Lofton takes top spot in second race of 2014 season
Brad Keselowski saves it after contact with Justin Lofton on the front stretch.
Lofton -- filling in for Gaulding -- scored the fastest speed in the second session
Justin Lofton clips the No. 07 of Caleb Roark who has a tire going down and the No. 6 is taken to the garage on the hook.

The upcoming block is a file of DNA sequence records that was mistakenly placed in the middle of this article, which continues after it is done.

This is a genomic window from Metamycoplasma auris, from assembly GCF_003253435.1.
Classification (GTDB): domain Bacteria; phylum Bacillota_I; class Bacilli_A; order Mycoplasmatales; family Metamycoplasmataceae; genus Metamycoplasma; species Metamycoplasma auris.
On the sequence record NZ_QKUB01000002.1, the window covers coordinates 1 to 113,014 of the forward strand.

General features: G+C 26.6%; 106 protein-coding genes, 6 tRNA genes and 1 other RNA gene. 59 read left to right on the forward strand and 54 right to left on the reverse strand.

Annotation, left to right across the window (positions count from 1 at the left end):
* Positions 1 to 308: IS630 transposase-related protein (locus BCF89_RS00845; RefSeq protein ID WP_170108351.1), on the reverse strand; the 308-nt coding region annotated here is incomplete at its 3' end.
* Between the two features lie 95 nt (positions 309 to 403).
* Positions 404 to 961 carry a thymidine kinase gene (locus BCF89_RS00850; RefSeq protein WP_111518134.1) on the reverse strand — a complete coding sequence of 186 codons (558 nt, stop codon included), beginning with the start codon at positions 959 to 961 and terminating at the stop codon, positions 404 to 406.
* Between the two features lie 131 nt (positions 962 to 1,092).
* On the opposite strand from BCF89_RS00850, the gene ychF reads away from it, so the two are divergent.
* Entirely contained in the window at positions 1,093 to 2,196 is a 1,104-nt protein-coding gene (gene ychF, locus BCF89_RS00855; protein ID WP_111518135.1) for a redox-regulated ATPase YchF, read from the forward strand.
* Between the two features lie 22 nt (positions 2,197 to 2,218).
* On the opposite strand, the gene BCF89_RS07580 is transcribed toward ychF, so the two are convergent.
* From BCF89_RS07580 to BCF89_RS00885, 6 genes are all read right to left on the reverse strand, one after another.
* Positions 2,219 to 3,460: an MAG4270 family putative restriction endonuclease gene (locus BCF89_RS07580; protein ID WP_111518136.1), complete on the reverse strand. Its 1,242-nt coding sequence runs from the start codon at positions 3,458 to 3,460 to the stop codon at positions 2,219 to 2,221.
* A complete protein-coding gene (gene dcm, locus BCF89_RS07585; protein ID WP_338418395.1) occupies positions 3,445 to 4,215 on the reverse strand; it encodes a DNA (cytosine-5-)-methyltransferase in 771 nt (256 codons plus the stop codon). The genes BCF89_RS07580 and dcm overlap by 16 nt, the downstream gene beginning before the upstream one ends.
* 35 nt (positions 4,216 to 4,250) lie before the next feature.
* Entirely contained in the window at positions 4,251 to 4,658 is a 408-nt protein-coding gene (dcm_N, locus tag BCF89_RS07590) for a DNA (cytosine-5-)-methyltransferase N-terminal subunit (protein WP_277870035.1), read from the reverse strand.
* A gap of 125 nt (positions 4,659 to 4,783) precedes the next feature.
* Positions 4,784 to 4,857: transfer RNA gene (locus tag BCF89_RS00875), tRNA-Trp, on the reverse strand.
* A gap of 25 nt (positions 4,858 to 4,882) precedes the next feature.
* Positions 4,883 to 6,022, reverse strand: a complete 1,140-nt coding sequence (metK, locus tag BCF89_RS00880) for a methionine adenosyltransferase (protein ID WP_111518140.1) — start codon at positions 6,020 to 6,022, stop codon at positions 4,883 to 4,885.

Justin Lofton is sent spinning on the frontstretch and gets airborne after a hard hit from Johnny Sauter.
Justin Lofton conserves enough fuel to hold off Brad Keselowski for his first CWTS victory.
Lofton celebrates his first career CWTS victory after the North Carolina Education Lottery 200.